Residents in Kerikeri, New Zealand, have won the right to keep their piles of fresh manure right where they left them--in the streets.

As reported by, the controversial bylaw, stating riders had to immediately pick up horse droppings in public places, was originally drafted due to droppings left by a Clydesdale near a local cafe. Local horse owners swarmed the council with more than 100 letters opposing the bylaw, which was then repealed.

Anti-dropping campaigner Charlie Smellie (yes, that really is his name) was unhappy with the repeal, stating that the wording of the original bylaw should have applied the cleaning of the poop to only the Kerikeri central business district.


The Daily Mail UK reports a woman is suing Britain's Ministry of Defense (MoD) for the death of her 2 year old German Warmblood colt. "Alfie" reportedly died Sept. 3, 2009, after running his head into the stall door and wall when a Red Arrows display flew low over the barn. (The Red Arrows is the Royal Airforce Aerobatic Team, much like the United States Navy's Blue Angels.)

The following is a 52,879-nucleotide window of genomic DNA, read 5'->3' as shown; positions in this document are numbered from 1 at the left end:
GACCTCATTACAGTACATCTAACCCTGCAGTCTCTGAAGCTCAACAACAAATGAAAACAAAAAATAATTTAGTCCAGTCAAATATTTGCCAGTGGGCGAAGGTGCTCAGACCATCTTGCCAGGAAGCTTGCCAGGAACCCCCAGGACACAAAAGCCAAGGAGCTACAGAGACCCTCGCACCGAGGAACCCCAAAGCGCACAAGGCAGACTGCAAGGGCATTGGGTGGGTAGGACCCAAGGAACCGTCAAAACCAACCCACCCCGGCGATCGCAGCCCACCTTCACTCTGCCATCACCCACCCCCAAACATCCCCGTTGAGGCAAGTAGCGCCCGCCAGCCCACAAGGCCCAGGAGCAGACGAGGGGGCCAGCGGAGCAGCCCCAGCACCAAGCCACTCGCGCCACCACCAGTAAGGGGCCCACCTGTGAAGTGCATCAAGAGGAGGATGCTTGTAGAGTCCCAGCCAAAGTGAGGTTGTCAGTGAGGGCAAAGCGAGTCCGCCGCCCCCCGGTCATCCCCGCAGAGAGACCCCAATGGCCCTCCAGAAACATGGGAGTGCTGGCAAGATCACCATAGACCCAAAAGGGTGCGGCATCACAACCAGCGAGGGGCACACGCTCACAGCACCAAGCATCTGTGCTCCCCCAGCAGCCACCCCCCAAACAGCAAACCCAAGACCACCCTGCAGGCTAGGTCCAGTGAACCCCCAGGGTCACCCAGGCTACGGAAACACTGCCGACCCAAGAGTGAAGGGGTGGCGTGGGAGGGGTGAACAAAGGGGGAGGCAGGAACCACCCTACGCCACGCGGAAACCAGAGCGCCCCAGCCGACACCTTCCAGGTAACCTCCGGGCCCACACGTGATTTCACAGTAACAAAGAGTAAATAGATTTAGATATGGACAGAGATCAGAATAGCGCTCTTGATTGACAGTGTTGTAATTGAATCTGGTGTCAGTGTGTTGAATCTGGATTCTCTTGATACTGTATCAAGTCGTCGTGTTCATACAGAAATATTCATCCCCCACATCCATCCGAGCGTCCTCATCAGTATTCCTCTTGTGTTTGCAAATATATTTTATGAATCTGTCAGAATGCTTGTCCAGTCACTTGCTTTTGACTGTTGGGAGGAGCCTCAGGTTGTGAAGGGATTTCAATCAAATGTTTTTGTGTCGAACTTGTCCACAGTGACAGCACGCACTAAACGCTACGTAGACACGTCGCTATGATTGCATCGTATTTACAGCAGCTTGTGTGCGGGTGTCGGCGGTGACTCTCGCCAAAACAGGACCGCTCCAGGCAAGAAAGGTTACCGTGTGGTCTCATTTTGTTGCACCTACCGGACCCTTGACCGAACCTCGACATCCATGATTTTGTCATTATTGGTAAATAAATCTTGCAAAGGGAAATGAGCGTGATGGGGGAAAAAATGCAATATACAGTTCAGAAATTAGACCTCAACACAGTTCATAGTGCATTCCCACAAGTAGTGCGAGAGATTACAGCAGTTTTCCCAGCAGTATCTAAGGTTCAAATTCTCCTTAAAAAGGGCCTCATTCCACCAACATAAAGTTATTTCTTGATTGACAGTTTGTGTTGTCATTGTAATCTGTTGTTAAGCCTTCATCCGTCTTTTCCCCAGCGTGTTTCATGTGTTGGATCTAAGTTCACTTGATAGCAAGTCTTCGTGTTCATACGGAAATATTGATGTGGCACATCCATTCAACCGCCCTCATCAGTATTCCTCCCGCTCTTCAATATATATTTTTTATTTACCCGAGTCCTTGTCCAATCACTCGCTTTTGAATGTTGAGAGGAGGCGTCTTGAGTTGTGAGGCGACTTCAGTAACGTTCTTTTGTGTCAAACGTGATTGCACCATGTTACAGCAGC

Laura Head, of Plymouth, Devon, had only owned Alfie for 10 days when the freak accident occurred and said he was a 'star in the making' on the dressage circuit. When she left the barn at 4:45 p.m. the colt was alive, but upon her return 30 minutes later, he was dead in his stall. Head filed an official complaint to the MoD after the incident, but she claims there was no response.

A MoD spokesperson said, "Aircrew do not fly over livestock or horses deliberately and will try to avoid them whenever it is safe and practicable to do so. Low-flying training is carried out across the UK to develop and practise the tactics and techniques necessary to ensure the delivery of the full range of airpower capabilities."

Thanks to Dawn for the tips!